- Traditional ski: They need to be ski'd with your shins on the front of your boots at all times. They do NOT like, appreciate or want lazy skiing.
- Length: I never really felt like they were too long in the 188 length except for one instance I was in a chute that was about as wide as they were and in other really really tight spots. I am certain that more skilled pilots than I would have done fine here. I honestly can’t imagine skiing these in 195 unless I was (yeah right) entering a Big Mountain competition or something.
- Tails: Again, contrary to other reviews I’ve read, I had a sense from the beginning that they had a really great feeling tail, and I prefer stiffer tails. They also released so easily I never really noticed how stiff they were until I got in the back seat in the Sierra Cement conditions, and then they would take me for a RIDE. That said, I was always able to recover -- either by just throwing them sideways, or having them bounce me back into a balanced position and I never once fell or crashed into anything. It’s something to be said if the tail of a ski can handle a 6’3”, 205 pound driver and still be able to bounce me back up from a back-seat position!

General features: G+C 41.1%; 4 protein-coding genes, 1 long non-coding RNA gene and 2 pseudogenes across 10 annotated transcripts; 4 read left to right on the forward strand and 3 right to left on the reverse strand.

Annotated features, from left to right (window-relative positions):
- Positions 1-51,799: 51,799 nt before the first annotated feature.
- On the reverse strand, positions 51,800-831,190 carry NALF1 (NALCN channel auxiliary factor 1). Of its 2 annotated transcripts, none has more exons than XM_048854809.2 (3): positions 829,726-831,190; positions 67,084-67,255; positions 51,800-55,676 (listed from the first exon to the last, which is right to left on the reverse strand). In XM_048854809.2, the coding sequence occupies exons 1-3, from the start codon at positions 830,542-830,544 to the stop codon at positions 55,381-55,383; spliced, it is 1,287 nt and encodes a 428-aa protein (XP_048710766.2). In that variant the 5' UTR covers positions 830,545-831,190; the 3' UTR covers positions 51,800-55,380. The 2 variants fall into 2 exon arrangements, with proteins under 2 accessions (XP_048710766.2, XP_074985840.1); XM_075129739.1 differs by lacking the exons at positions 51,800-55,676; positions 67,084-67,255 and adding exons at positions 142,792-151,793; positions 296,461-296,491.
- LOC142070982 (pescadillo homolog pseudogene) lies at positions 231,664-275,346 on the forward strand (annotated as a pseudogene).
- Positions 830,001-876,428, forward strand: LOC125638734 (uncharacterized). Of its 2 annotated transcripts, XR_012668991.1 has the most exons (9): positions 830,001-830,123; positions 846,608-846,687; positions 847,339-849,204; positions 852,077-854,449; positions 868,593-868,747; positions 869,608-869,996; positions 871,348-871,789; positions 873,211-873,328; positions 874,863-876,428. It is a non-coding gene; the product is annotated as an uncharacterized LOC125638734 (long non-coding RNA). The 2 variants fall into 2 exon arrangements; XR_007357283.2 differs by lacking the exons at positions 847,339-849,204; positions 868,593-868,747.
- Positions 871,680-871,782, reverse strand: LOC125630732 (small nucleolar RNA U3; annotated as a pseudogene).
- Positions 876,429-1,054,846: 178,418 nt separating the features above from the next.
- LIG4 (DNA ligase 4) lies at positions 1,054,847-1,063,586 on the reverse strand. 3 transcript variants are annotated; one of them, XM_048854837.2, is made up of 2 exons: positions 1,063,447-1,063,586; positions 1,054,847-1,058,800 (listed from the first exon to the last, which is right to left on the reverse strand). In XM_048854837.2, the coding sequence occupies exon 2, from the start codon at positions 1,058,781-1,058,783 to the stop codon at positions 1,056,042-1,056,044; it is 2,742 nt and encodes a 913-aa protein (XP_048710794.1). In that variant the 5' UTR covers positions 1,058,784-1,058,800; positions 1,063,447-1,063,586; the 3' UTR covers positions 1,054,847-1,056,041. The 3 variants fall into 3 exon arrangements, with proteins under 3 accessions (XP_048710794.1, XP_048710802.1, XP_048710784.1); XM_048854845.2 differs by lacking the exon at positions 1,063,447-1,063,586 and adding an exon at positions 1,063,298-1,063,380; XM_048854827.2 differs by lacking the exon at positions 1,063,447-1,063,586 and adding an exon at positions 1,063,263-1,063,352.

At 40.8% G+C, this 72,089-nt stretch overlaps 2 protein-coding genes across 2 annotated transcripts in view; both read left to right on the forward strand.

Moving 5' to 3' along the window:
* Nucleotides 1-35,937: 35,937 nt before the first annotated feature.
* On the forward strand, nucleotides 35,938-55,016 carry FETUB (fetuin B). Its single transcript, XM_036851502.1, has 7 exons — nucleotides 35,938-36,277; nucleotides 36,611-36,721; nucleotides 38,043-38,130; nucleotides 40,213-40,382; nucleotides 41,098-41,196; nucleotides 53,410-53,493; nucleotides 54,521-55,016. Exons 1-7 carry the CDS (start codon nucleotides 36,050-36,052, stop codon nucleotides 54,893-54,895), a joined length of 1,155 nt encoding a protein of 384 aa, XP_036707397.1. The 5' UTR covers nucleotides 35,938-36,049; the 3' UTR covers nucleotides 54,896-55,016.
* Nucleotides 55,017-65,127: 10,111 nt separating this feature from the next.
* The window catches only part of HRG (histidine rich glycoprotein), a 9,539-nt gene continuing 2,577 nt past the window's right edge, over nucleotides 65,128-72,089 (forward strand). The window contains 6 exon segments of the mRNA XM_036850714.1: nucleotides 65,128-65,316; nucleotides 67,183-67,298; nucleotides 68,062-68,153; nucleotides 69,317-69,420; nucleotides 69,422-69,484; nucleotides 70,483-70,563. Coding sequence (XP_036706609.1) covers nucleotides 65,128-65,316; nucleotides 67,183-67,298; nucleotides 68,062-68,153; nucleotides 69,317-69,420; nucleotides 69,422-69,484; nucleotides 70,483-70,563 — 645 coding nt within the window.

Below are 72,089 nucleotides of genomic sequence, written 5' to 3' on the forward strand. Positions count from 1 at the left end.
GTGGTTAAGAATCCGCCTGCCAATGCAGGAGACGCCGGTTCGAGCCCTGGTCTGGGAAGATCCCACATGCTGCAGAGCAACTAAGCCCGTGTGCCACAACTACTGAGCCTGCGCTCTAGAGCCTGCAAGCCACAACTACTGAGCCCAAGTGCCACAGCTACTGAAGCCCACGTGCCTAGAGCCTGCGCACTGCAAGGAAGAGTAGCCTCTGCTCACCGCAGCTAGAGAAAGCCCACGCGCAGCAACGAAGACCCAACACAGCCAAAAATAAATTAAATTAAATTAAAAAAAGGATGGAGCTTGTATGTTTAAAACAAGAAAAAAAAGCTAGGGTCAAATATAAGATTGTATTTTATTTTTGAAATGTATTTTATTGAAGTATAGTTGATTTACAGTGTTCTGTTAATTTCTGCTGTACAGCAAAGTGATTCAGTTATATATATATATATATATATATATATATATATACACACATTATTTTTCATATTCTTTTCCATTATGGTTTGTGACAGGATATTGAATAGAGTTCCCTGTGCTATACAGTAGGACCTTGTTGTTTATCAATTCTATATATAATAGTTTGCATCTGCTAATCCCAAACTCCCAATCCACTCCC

- Personality: They don't seem to have much, at first. They aren't really lively, or poppy or anything. They just seem to respond to your input and ski whatever it is you want to ski. As per other reviews, they just disappear under your feet when you are skiing them well and scream bloody murder when you are not. They do come alive the more aggressively you ski them. They love to go FAST, but absolutely don't mind short radius turns while going slow either, even if they do start to feel a little planky at times in that sense, especially when you are tired! They never hooked up on me or did anything unpredictable a single time.
- Built-in ski instructor: I had this sensation for the first time on any ski of having a built-in ski instructor. It's hard to explain, but when I am skiing badly, they humiliate the shit out of me; they will buck you when you get into the back seat. When I am skiing well, it's like being the skilled driver of a track-ready Porsche 911 GT3. By comparison, the Bone’s are way more forgiving of balance fore-aft and general technique errors (which isn’t necessarily a good thing either, right?) The BMX 108 is not hard to ski, and is certainly pretty user friendly straight out of the box, but you will be definitely wasting it's capability if you don't ski it WELL!